Sociologists of the world, here is a phenomenon worth studying comparatively in different countries around the world. Sam Dolnick’s “Ethnic Differences Emerge in Plastic Surgery” was an eye-opening [no pun intended] article; the author followed trends along the lines of ethnic preferences among patients of plastic surgery in New York City. The most prominent feature [again. . .] in this article was the idea that while some immigrants prefer to undergo surgery for the sake of fitting into the hegemonic standards of beauty, to better assimilate, others preferred surgeries that would make them fit in to the (self) perceived characteristics for their own ethnic group; the most conspicuous Caribbean group in this article, Dominicans.
Dolnick writes, “As the demand for surgical enhancement explodes around the world, New York has developed a host of niche markets that allow the city’s many immigrants to get tucks and tweaks that are carefully tailored to their cultural preferences and ideals of beauty. Just as they can find Lebanese grape leaves or bowls of Vietnamese pho that taste of home, immigrants can locate surgeons able to recreate the cleavage of Thalía, the Mexican singer, or the bright eyes of Lee Hyori, the Korean pop star.”
It is not surprising to see that the article focuses on the groups with more purchasing power in the city. The article gives diverse example of surgical preference, some broken down into specific regions because, as the author says, “In New York, new clinics have opened in immigrant enclaves, and existing practices have expanded to keep up with demand.” So, explains the article, since 2009, more and more Chinese patients want their noses flipped down rather than upturned; Koreans in Chinatown are having jaw lines slimmed; Russian women in Bay Ridge, Brooklyn, want their breasts enlarged; Iranians favor nose jobs; and a variety of Asian groups prefer the “double-eyelid surgery,” which creates a crease in the eyelid that can make the eye look rounder; all procedures meant to “be part of the acceptable culture and the acceptable ethnicity [and] to look more Westernized,” according to Margaret M. Chin, a professor of sociology at Hunter Hunter College.
Victoria Pitts-Taylor, a professor of sociology at Queens College, explains that “the extreme makeover is, in many ways, a tradition among the city’s immigrants. A century ago, in the early days of cosmetic surgery, European Jews underwent nose jobs and Irish immigrants had their ears pinned back in attempts to look ‘more American.’ [. . .] The bulk of those operations were targeted at assimilation issues.”
What I found more fascinating in this article were examples of immigrants who wish to conform to their own or the generally perceived models of beauty for their particular groups or nations of origin. Dr. Kaveh Alizadeh, the president of Long Island Plastic Surgical Group, says, “We are sort of amateur sociologists. [. . .] When a patient comes in from a certain ethnic background and of a certain age, we know what they’re going to be looking for.”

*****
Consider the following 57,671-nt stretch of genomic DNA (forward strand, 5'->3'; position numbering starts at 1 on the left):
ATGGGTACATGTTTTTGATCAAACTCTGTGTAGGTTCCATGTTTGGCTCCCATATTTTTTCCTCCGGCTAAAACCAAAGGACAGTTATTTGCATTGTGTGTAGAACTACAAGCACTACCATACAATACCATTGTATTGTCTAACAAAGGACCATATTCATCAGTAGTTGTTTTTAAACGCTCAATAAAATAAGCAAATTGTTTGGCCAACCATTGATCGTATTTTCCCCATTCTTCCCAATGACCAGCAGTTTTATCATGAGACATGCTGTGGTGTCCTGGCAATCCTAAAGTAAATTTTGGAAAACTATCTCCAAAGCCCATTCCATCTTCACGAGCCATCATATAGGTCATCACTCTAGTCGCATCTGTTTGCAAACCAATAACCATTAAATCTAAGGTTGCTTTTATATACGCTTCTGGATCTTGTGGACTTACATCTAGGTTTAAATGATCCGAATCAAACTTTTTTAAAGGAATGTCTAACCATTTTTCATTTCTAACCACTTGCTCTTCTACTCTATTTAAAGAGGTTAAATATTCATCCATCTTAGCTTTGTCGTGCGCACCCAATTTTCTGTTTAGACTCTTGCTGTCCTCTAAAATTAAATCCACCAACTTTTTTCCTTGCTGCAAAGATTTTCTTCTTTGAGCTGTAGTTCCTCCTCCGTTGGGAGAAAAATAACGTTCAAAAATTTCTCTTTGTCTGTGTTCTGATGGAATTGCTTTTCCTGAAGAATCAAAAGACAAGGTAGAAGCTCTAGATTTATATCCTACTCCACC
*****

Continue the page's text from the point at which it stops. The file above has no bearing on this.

Some changes are explained more by cultural beliefs in the communities rather than models of beauty. For example, in Flushing, “home to a vibrant Asian community with many recent immigrants,” Dr. Steve Lee, a native of Taiwan, explains that the procedure for turning noses down rather than up has to do with a traditional belief that prominent nostrils allow fortune to spill out. He also says that some Chinese believe that prominent earlobes are auspicious, signs of prosperity, so some of his male patients have asked him to inject a cosmetic filler into his earlobes to make them longer.
Meanwhile, Dominicans would fit into the group that conforms to certain patterns from their “home cultures.” Dolnick writes, “At a plastic surgery clinic in Upper Manhattan that caters to Dominicans, one of the most popular procedures is an operation to lift women’s buttocks, because—as the doctor explains—‘they all like the curve.’” Apparently Dominicans are looking for more “Latina silhouettes.”
Dr. Jeffrey S. Yager, a plastic surgeon who speaks Spanish and has an office in Washington Heights, a largely Dominican neighborhood in Manhattan, says, “My patients are proud of looking Hispanic. I don’t get the patients who want to obscure their ethnicity.” One of his Dominican patients, who received breast implants in 2008 and is considering a buttocks lift, explains, “We Latinas define ourselves with our bodies. We always have curves.” I can’t help but wonder what our Dominican readers have to say about this!
Dolnick goes on to explain that this patient uses the words “pecho” and “personalidad” (Spanish for “breast” and “personality”) to “coin” a term that could serve as Dr. Yager’s motto: “Now, I’m a person with a lot of ‘pechonalidad!’” I must explain that this term was not coined on the spot; it has been used jokingly for decades by a great variety of peoples of Hispanic origin, which perhaps makes it all the more problematic. This said, as a Puerto Rican feminist who studies Caribbean cultures, I am dying to read our readers’ comments on this topic. [Where is Lola when you need her?]
For full article, see http://www.nytimes.com/2011/02/19/nyregion/19plastic.html?pagewanted=1